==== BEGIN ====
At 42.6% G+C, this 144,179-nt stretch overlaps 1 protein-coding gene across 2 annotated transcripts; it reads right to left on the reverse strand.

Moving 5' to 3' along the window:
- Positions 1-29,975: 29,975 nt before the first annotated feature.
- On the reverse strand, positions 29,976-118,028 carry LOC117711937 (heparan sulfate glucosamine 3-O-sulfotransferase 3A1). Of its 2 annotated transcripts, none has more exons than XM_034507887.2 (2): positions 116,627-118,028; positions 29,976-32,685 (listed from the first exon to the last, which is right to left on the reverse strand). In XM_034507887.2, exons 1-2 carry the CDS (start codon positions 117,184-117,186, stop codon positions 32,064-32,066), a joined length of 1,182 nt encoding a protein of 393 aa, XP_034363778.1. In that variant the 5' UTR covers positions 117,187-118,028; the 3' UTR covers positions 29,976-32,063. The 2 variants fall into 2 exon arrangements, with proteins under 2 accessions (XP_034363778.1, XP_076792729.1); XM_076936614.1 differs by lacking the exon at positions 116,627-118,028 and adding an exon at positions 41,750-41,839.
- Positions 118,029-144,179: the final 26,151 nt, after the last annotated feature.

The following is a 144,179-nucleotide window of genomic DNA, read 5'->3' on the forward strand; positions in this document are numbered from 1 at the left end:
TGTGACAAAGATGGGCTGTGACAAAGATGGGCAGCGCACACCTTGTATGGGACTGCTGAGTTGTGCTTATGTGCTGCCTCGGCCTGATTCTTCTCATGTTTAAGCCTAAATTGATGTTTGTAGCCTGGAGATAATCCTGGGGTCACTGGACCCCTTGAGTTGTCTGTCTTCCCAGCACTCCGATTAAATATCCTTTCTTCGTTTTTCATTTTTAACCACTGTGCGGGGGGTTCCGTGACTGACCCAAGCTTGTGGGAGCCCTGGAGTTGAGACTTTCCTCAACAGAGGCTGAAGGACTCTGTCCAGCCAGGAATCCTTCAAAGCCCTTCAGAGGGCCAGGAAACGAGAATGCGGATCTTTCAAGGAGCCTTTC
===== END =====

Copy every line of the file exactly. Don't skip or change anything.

At 42.6% G+C, this 144,179-nt stretch overlaps 1 protein-coding gene across 2 annotated transcripts; it reads right to left on the reverse strand.

Moving 5' to 3' along the window:
- Positions 1-29,975: 29,975 nt before the first annotated feature.
- On the reverse strand, positions 29,976-118,028 carry LOC117711937 (heparan sulfate glucosamine 3-O-sulfotransferase 3A1). Of its 2 annotated transcripts, none has more exons than XM_034507887.2 (2): positions 116,627-118,028; positions 29,976-32,685 (listed from the first exon to the last, which is right to left on the reverse strand). In XM_034507887.2, exons 1-2 carry the CDS (start codon positions 117,184-117,186, stop codon positions 32,064-32,066), a joined length of 1,182 nt encoding a protein of 393 aa, XP_034363778.1. In that variant the 5' UTR covers positions 117,187-118,028; the 3' UTR covers positions 29,976-32,063. The 2 variants fall into 2 exon arrangements, with proteins under 2 accessions (XP_034363778.1, XP_076792729.1); XM_076936614.1 differs by lacking the exon at positions 116,627-118,028 and adding an exon at positions 41,750-41,839.
- Positions 118,029-144,179: the final 26,151 nt, after the last annotated feature.

The following is a 144,179-nucleotide window of genomic DNA, read 5'->3' on the forward strand; positions in this document are numbered from 1 at the left end:
TGTGACAAAGATGGGCTGTGACAAAGATGGGCAGCGCACACCTTGTATGGGACTGCTGAGTTGTGCTTATGTGCTGCCTCGGCCTGATTCTTCTCATGTTTAAGCCTAAATTGATGTTTGTAGCCTGGAGATAATCCTGGGGTCACTGGACCCCTTGAGTTGTCTGTCTTCCCAGCACTCCGATTAAATATCCTTTCTTCGTTTTTCATTTTTAACCACTGTGCGGGGGGTTCCGTGACTGACCCAAGCTTGTGGGAGCCCTGGAGTTGAGACTTTCCTCAACAGAGGCTGAAGGACTCTGTCCAGCCAGGAATCCTTCAAAGCCCTTCAGAGGGCCAGGAAACGAGAATGCGGATCTTTCAAGGAGCCTTTC